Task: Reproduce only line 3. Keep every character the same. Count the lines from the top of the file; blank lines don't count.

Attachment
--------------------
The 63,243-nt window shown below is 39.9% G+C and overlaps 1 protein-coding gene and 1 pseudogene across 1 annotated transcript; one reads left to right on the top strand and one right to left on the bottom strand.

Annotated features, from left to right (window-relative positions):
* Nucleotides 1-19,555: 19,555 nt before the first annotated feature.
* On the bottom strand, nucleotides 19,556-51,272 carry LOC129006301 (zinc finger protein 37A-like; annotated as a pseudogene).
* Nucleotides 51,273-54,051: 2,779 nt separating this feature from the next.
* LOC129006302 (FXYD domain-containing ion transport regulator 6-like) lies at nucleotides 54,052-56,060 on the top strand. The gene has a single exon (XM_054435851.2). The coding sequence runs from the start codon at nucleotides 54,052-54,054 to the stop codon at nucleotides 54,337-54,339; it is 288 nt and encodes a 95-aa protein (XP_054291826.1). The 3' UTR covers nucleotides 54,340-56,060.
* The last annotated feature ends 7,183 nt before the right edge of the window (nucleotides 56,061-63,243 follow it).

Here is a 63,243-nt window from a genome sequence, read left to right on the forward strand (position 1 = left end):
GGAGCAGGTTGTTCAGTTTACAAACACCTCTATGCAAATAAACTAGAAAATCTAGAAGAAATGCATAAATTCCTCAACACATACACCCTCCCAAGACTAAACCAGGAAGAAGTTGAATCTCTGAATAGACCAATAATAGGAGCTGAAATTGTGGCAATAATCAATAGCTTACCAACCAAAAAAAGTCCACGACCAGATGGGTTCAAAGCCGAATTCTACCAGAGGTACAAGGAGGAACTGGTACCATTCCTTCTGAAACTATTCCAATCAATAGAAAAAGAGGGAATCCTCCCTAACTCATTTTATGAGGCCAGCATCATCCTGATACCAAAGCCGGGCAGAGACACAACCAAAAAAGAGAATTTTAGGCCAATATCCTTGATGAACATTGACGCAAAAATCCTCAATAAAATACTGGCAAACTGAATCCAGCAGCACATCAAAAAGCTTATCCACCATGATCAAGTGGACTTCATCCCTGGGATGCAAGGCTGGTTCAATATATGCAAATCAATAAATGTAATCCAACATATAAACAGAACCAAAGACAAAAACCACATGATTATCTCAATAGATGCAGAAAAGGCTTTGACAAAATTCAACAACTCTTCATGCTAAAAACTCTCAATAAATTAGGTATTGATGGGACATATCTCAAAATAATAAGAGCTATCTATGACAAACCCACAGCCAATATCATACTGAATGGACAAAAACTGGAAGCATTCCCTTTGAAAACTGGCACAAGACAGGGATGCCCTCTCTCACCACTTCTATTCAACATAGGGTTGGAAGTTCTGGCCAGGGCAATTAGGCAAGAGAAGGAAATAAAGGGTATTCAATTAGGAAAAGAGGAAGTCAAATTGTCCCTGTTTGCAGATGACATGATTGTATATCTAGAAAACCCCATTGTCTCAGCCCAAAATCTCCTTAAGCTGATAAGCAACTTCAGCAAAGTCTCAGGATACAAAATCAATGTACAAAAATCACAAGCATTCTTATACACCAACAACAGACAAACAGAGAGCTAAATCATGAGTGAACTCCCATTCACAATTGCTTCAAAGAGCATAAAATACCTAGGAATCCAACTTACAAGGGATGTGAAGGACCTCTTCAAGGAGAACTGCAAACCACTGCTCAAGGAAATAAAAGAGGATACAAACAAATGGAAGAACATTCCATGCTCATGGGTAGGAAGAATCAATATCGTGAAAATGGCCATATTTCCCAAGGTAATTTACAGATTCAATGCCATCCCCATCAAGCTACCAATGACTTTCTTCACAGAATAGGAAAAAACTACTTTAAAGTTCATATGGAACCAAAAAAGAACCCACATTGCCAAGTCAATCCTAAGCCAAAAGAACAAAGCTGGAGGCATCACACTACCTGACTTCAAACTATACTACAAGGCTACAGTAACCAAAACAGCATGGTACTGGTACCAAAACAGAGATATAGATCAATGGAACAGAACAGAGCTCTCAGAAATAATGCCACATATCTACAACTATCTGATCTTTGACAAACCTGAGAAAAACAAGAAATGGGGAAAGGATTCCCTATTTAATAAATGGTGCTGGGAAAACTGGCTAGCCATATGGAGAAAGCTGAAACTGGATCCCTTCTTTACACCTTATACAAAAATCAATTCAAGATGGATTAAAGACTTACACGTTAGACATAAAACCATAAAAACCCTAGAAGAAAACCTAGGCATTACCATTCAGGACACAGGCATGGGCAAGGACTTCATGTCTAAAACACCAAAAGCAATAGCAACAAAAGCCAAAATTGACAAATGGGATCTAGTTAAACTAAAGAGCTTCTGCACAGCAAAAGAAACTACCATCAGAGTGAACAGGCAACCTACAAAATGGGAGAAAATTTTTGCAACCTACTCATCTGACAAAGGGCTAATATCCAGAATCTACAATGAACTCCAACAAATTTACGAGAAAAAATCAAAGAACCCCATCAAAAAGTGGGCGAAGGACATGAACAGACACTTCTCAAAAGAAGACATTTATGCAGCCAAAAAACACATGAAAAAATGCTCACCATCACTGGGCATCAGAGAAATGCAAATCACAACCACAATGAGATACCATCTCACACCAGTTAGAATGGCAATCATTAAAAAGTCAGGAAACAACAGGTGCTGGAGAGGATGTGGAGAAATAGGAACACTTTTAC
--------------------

* Nucleotides 1-19,555: 19,555 nt before the first annotated feature.